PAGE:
the bottom this time won't be a capitulatory puke, but more likely consistent selling which fades as it burns out, to wit:
... signs of a market bottom are unlikely to resemble traditional "capitulation" that’s played out in the last few years. Why? Because traditional capitulation is typically marked by a quick de-grossing by hedge funds + systematic macro strategies, where positioning is already light. Instead, the next leg of de-risking is likely to be more gradual, coming from asset allocators/real money/retail and is therefore likely slower to play out, making a precise bottom more difficult to call.
from a more tactical (i.e. very near term) standpoint, the bank writes that there are multiple metrics that suggest we could be closer to a bounce than before, including:
The magnitude of the drawdown in net and gross exposures (-33% for net and - 30% for gross) in N. America among L/S funds is now similar to the early 2016 and March 2020 declines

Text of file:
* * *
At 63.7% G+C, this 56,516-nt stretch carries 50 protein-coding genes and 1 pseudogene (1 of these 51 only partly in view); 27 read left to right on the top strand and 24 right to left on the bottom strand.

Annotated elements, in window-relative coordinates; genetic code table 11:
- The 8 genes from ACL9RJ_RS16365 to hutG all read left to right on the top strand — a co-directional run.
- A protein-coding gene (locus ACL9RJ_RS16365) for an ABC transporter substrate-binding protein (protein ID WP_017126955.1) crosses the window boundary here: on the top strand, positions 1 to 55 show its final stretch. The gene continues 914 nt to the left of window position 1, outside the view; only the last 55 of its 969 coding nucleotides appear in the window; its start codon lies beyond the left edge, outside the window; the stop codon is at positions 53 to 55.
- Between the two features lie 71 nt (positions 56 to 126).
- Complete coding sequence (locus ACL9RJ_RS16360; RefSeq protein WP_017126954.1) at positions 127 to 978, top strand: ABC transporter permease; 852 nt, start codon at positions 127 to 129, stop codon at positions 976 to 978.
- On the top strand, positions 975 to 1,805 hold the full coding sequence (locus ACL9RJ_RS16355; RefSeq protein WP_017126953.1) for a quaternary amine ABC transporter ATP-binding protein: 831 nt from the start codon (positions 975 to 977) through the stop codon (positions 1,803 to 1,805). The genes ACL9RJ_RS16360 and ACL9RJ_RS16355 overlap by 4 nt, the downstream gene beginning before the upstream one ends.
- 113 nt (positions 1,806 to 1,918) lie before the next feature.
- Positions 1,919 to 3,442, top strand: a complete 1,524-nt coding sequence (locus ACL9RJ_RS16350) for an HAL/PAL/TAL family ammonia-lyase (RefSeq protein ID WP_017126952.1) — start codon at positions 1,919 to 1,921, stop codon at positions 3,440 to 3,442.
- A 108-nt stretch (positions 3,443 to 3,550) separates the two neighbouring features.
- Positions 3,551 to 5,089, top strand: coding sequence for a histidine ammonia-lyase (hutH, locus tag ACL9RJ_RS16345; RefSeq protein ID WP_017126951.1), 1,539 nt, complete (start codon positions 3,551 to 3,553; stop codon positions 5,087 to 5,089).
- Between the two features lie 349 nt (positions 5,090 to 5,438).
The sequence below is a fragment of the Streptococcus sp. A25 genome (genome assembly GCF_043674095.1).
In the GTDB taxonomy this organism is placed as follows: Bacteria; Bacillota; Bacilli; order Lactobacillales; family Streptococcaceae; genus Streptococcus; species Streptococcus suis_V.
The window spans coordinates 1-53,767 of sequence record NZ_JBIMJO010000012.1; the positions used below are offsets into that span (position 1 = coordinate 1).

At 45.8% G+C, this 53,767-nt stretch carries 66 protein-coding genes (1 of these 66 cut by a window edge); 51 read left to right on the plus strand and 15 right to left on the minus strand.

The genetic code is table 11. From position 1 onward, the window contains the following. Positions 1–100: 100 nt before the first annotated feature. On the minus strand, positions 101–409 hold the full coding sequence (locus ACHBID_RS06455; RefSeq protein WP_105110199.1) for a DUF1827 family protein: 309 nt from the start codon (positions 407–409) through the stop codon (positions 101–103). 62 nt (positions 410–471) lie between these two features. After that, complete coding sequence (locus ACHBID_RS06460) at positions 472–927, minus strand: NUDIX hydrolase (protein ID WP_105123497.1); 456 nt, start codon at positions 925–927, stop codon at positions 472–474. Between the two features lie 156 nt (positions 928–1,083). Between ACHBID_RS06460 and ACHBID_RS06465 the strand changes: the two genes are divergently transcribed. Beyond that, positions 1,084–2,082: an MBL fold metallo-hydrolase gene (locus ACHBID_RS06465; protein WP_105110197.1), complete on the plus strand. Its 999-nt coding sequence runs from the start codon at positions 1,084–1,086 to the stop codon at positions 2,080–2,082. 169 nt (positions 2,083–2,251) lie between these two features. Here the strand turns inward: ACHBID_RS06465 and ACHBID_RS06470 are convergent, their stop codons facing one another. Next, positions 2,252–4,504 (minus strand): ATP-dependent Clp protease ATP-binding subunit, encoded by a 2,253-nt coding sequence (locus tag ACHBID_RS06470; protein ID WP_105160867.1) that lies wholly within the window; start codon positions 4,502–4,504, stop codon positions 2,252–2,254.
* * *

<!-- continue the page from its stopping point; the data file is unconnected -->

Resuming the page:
Retail flows in single-stocks have been very negative over the past 3 days, which has generally coincided with short-term lows over the past 6 months.
The drawdown in “risky” factors (e.g. high vol, small cap, low profitability) is one of the most extreme of the past 20+ years and the S&P has rallied over the following 1-3 months post hitting similar extremes
Buying of Defensives and selling of Cyclicals is also one of the most extreme with Staples vs. Discretionary in particular looking stretched
The significant declines seen in stocks and the return of P/E ratios to average readings have been sufficient to encourage some speculative value buying over the last couple of days. The other side of that argument is oil prices remain firm and the Fed intends to hike rates by an additional 100 basis points before the end of July. Rallies are hard to sustain when liquidity is contracting.Click HERE to subscribe to Fuller Treacy Money Back to top